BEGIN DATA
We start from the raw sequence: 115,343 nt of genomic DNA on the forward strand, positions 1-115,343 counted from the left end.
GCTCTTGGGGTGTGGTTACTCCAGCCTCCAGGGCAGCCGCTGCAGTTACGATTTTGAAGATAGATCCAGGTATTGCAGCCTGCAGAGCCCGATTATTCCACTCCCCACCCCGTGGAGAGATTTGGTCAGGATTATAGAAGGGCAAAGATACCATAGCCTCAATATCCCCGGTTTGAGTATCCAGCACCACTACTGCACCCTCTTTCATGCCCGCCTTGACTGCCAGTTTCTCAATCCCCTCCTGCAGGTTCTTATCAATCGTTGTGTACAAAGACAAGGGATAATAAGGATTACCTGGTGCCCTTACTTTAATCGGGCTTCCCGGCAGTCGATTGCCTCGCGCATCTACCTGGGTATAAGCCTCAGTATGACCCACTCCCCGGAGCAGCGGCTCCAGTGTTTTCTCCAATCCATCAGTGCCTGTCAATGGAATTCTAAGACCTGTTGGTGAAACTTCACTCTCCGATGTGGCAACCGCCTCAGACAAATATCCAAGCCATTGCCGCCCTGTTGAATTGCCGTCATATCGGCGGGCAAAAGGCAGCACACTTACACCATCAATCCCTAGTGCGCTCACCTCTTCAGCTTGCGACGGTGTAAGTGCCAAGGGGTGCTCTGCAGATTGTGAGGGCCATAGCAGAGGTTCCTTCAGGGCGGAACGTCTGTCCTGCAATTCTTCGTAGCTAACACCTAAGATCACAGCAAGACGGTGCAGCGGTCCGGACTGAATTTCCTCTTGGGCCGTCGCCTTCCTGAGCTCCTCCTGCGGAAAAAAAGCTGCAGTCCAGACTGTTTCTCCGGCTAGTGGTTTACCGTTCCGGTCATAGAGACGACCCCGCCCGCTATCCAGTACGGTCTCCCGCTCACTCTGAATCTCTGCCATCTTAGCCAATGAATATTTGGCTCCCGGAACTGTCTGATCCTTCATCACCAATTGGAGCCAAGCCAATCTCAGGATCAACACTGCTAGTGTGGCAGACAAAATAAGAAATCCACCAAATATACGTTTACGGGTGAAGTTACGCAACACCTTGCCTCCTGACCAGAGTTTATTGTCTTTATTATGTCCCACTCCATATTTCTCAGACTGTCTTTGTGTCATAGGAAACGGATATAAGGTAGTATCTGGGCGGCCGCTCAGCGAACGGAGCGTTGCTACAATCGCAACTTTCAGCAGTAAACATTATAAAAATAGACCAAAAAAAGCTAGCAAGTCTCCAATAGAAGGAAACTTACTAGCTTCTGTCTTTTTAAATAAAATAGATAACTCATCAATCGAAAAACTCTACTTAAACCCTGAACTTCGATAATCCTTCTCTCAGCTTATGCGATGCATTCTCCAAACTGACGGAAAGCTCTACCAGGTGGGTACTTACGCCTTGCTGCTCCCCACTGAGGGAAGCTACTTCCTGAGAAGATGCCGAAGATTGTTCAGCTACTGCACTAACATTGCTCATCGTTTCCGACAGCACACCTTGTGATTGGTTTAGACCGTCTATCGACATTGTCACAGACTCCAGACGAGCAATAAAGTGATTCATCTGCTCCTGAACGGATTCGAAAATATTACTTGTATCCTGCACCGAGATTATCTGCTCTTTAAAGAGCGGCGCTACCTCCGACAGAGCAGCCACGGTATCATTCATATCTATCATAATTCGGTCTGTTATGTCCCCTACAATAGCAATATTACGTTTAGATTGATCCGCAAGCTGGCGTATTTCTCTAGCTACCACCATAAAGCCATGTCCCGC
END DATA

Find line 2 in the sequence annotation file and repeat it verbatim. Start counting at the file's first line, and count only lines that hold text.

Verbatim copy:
GCTCTTGGGGTGTGGTTACTCCAGCCTCCAGGGCAGCCGCTGCAGTTACGATTTTGAAGATAGATCCAGGTATTGCAGCCTGCAGAGCCCGATTATTCCACTCCCCACCCCGTGGAGAGATTTGGTCAGGATTATAGAAGGGCAAAGATACCATAGCCTCAATATCCCCGGTTTGAGTATCCAGCACCACTACTGCACCCTCTTTCATGCCCGCCTTGACTGCCAGTTTCTCAATCCCCTCCTGCAGGTTCTTATCAATCGTTGTGTACAAAGACAAGGGATAATAAGGATTACCTGGTGCCCTTACTTTAATCGGGCTTCCCGGCAGTCGATTGCCTCGCGCATCTACCTGGGTATAAGCCTCAGTATGACCCACTCCCCGGAGCAGCGGCTCCAGTGTTTTCTCCAATCCATCAGTGCCTGTCAATGGAATTCTAAGACCTGTTGGTGAAACTTCACTCTCCGATGTGGCAACCGCCTCAGACAAATATCCAAGCCATTGCCGCCCTGTTGAATTGCCGTCATATCGGCGGGCAAAAGGCAGCACACTTACACCATCAATCCCTAGTGCGCTCACCTCTTCAGCTTGCGACGGTGTAAGTGCCAAGGGGTGCTCTGCAGATTGTGAGGGCCATAGCAGAGGTTCCTTCAGGGCGGAACGTCTGTCCTGCAATTCTTCGTAGCTAACACCTAAGATCACAGCAAGACGGTGCAGCGGTCCGGACTGAATTTCCTCTTGGGCCGTCGCCTTCCTGAGCTCCTCCTGCGGAAAAAAAGCTGCAGTCCAGACTGTTTCTCCGGCTAGTGGTTTACCGTTCCGGTCATAGAGACGACCCCGCCCGCTATCCAGTACGGTCTCCCGCTCACTCTGAATCTCTGCCATCTTAGCCAATGAATATTTGGCTCCCGGAACTGTCTGATCCTTCATCACCAATTGGAGCCAAGCCAATCTCAGGATCAACACTGCTAGTGTGGCAGACAAAATAAGAAATCCACCAAATATACGTTTACGGGTGAAGTTACGCAACACCTTGCCTCCTGACCAGAGTTTATTGTCTTTATTATGTCCCACTCCATATTTCTCAGACTGTCTTTGTGTCATAGGAAACGGATATAAGGTAGTATCTGGGCGGCCGCTCAGCGAACGGAGCGTTGCTACAATCGCAACTTTCAGCAGTAAACATTATAAAAATAGACCAAAAAAAGCTAGCAAGTCTCCAATAGAAGGAAACTTACTAGCTTCTGTCTTTTTAAATAAAATAGATAACTCATCAATCGAAAAACTCTACTTAAACCCTGAACTTCGATAATCCTTCTCTCAGCTTATGCGATGCATTCTCCAAACTGACGGAAAGCTCTACCAGGTGGGTACTTACGCCTTGCTGCTCCCCACTGAGGGAAGCTACTTCCTGAGAAGATGCCGAAGATTGTTCAGCTACTGCACTAACATTGCTCATCGTTTCCGACAGCACACCTTGTGATTGGTTTAGACCGTCTATCGACATTGTCACAGACTCCAGACGAGCAATAAAGTGATTCATCTGCTCCTGAACGGATTCGAAAATATTACTTGTATCCTGCACCGAGATTATCTGCTCTTTAAAGAGCGGCGCTACCTCCGACAGAGCAGCCACGGTATCATTCATATCTATCATAATTCGGTCTGTTATGTCCCCTACAATAGCAATATTACGTTTAGATTGATCCGCAAGCTGGCGTATTTCTCTAGCTACCACCATAAAGCCATGTCCCGC